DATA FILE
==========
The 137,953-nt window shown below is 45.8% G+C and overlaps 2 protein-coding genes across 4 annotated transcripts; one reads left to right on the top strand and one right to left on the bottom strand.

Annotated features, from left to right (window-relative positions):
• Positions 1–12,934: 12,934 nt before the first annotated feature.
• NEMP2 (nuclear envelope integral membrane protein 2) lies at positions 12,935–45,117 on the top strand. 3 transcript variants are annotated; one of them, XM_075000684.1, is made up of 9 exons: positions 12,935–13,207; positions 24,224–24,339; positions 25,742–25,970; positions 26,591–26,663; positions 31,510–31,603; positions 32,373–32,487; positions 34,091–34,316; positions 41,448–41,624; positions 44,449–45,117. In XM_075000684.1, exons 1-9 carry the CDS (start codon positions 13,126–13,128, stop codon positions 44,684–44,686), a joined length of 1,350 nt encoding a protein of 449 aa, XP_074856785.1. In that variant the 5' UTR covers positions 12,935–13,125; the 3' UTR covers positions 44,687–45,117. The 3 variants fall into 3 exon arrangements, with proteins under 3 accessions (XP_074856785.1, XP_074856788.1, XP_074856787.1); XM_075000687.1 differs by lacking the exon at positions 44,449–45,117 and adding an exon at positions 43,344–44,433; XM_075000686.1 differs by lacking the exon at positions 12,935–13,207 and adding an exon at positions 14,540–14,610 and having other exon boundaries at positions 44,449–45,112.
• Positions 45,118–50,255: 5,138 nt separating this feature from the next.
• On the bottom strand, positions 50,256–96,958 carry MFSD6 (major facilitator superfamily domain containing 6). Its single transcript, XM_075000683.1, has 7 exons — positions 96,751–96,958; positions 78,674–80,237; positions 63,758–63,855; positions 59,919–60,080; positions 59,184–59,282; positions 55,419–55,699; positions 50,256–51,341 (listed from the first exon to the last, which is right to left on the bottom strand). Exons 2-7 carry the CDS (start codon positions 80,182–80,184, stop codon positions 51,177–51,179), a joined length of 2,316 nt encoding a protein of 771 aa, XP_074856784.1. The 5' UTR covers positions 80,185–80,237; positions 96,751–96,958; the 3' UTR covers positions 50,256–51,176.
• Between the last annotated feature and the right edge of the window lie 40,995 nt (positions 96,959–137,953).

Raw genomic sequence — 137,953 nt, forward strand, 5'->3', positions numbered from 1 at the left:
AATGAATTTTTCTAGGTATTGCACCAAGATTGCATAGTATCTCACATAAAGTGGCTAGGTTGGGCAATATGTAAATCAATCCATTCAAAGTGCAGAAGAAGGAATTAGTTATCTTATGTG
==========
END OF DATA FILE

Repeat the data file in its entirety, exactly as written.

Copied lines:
The 137,953-nt window shown below is 45.8% G+C and overlaps 2 protein-coding genes across 4 annotated transcripts; one reads left to right on the top strand and one right to left on the bottom strand.

Annotated features, from left to right (window-relative positions):
• Positions 1–12,934: 12,934 nt before the first annotated feature.
• NEMP2 (nuclear envelope integral membrane protein 2) lies at positions 12,935–45,117 on the top strand. 3 transcript variants are annotated; one of them, XM_075000684.1, is made up of 9 exons: positions 12,935–13,207; positions 24,224–24,339; positions 25,742–25,970; positions 26,591–26,663; positions 31,510–31,603; positions 32,373–32,487; positions 34,091–34,316; positions 41,448–41,624; positions 44,449–45,117. In XM_075000684.1, exons 1-9 carry the CDS (start codon positions 13,126–13,128, stop codon positions 44,684–44,686), a joined length of 1,350 nt encoding a protein of 449 aa, XP_074856785.1. In that variant the 5' UTR covers positions 12,935–13,125; the 3' UTR covers positions 44,687–45,117. The 3 variants fall into 3 exon arrangements, with proteins under 3 accessions (XP_074856785.1, XP_074856788.1, XP_074856787.1); XM_075000687.1 differs by lacking the exon at positions 44,449–45,117 and adding an exon at positions 43,344–44,433; XM_075000686.1 differs by lacking the exon at positions 12,935–13,207 and adding an exon at positions 14,540–14,610 and having other exon boundaries at positions 44,449–45,112.
• Positions 45,118–50,255: 5,138 nt separating this feature from the next.
• On the bottom strand, positions 50,256–96,958 carry MFSD6 (major facilitator superfamily domain containing 6). Its single transcript, XM_075000683.1, has 7 exons — positions 96,751–96,958; positions 78,674–80,237; positions 63,758–63,855; positions 59,919–60,080; positions 59,184–59,282; positions 55,419–55,699; positions 50,256–51,341 (listed from the first exon to the last, which is right to left on the bottom strand). Exons 2-7 carry the CDS (start codon positions 80,182–80,184, stop codon positions 51,177–51,179), a joined length of 2,316 nt encoding a protein of 771 aa, XP_074856784.1. The 5' UTR covers positions 80,185–80,237; positions 96,751–96,958; the 3' UTR covers positions 50,256–51,176.
• Between the last annotated feature and the right edge of the window lie 40,995 nt (positions 96,959–137,953).

Raw genomic sequence — 137,953 nt, forward strand, 5'->3', positions numbered from 1 at the left:
AATGAATTTTTCTAGGTATTGCACCAAGATTGCATAGTATCTCACATAAAGTGGCTAGGTTGGGCAATATGTAAATCAATCCATTCAAAGTGCAGAAGAAGGAATTAGTTATCTTATGTG